The rotor R is provided along its periphery with unif-ormly distributed magnetizable armature sections the number of which corresponds to that of the pairs of poles on the stator, that is in the case considered four armature sections of which only those 6, 7, 8 are shown by the drawings. Said armature sections are given cross-sectionally the shape of segments of a circle covering the periphery of the rotor. It is of advantage for these armature sections to be constituted by overlapping soft iron sheets. In order to prevent as far as possible parasitic fluxes outside the armature sections, the latter are embedded inside a protecting electromagnetic screen 12 which "ice may consist of a body of aluminum. The size of the armature sections is selected in a manner such that, for the position of the rotor illustrated in FIG. 1, the flux passing out of any field pole is directed in equal parts towards the polar surfaces of the two adjacent induced poles and this is performed in a manner such that the two halves of two successive induced poles nearest one induced pole face the two ends of the corresponding armature section on the rotor, while the two other halves of these same two induced poles lie in the area corresponding to the next further armature sections. The spacing between two successive armature sections along the periphery of the rotor is selected so as to be as small as possible in order to obtain an optimum guiding of the flux.
When the machine is operating as a motor, the induced poles are energized periodically by means which are not illustrated, preferably through connections incorporating semiconductors which are controlled in a well-known manner, without any contact being required, through a member rotating in unison with the rotor and operating inductively, electromagnetically, photoelectrically or otherwise.
The field poles 1, 3, 5 which are permanently energized are given polarities of alternatingly opposite polarities. Thus, upon rotation of the rotor, the flux passing out of one field pole is guided onto the two nearest adjacent induced poles through the armature sections passing in front of the field pole considered and thus each induced pole is fed in succession first by the flux passing out of one adjacent field pole and then by the flux of an opposite direction passing out of the next adajacent field pole. When the machine is Operating as a generator, this allows obtaining in the induced pole an induced voltage which is substantially rectangular since by reason of the structure and arrangement of the armature sections on the rotor, the reversal of the fiux in the induced poles in substantially immediate.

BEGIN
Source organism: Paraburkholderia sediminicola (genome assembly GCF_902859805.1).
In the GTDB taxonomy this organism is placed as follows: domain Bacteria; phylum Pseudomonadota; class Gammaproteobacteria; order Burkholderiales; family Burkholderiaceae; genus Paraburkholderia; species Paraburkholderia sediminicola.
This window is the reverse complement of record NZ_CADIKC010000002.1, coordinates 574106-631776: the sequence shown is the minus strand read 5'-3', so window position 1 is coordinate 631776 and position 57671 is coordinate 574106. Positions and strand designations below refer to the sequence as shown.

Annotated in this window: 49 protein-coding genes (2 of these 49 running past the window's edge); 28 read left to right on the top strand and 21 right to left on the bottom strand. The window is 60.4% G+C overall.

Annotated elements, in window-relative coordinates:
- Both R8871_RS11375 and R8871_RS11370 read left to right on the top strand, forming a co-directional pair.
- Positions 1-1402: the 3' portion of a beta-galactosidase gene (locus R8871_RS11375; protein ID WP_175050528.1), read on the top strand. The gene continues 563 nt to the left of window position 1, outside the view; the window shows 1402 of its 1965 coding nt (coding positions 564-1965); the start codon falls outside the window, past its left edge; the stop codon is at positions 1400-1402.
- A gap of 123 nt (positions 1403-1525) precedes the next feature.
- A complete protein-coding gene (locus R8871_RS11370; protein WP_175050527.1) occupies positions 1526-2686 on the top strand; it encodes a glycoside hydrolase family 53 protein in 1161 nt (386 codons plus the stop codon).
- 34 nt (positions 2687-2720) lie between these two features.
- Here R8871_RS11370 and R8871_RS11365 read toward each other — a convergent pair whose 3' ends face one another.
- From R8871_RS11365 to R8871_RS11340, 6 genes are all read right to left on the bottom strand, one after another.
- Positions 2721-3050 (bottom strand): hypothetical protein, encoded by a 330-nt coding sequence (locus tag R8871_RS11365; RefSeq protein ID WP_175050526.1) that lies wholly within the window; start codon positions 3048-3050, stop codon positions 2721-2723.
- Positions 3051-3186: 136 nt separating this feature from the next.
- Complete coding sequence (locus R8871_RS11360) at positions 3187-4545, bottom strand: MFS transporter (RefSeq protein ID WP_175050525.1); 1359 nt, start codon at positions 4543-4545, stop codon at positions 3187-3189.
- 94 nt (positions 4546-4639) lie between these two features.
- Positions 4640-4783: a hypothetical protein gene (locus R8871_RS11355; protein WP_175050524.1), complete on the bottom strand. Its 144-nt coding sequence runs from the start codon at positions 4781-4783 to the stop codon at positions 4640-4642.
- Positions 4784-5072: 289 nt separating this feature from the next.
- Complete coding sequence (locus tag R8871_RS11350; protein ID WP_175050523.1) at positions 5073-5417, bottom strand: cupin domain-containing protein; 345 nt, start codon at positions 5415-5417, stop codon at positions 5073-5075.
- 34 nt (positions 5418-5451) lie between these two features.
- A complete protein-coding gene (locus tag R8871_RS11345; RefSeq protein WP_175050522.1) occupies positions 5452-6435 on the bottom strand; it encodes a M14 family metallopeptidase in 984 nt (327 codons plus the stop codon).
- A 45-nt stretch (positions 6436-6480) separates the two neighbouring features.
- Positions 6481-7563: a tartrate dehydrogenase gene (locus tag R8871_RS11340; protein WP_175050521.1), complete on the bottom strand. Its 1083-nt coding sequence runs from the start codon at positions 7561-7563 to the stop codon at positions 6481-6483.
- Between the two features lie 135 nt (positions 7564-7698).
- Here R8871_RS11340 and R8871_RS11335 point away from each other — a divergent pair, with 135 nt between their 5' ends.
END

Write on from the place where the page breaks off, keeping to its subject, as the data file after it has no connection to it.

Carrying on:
In the example illustrated, the field poles and the induced poles are arranged in alternation and the polarities of any two successive field pole are opposed. In principle, it is possible to modify the structure and position of the armature sections so as to allow different arrangements of the stator poles, that is of the field poles and induced poles.
In FIG. 2 the machine includes two adjacent stators and also two rotors keyed to the same shaft and the two stator structures are angularly shifted with reference to each other so that the idle points in the areas of reversal of the voltage in each rotor are cut out and, in whatever position the double rotor is stopped, self-starting of the machine operating as a motor is ensured. In the longitudinal cross-section according to FIG. 2, an armature section 6 in each rotor as well as a field pole 1 of one stator and also a pole in the other stator which is angularly shifted with reference to the first stator, are shown. Instead of the two stators, it is of course possible to angularly shift the two rotors as desired with reference to each other in a manner such as to cut out the inoperative areas for the double rotor. In addition to the arrangement of the stator which has been illustrated, the machine is provided with the above-mentioned electronic communtator which is not illustrated and which serves for the periodical energization of the induced poles. As illustrated also in FIG. 2, the bearings 10 and 11 for the motor shaft may be provided within the rotor space whereby it is possible to obtain a very small size for the machine.
A turbine 6 arranged between the two rotors is adapted to produce a stream of air flowing in the direction of the arrow through the machine, said stream entering through the opening 13 in one transverse end and passing out of the machine through the opening 14 in the opposite transverse end of the machine. The rotor can be made extremely light so that by reason of the very small momentum of the movable parts, it is possible to obtain very high speeds of rotation.
When operating the machine as a motor, the speed of revolution may be adjusted very simply through a permanent gradual adjustment of the voltage energizing the field poles. This possible range of rotary speeds can be furthermore increased by connecting the windings on the induced poles selectively in series, in parallel or in series parallel; when the possibility of the constant modification in the speed of revolution is irrelevant, the electromagnetically energized field poles illustrated in the embodiment disclosed may be replaced by permanent magnets. The arrangement of said field poles on the stator makes it possible to obtain an optimum geometrical distribution of the magnetic circuits so that with the aid of suitable high grade permanent magnetic alloys, the induction values of which may rise up to 12,000 gauss, substantially more intense magnetic fields may be obtained than would be possible with field poles fitted on the rotor.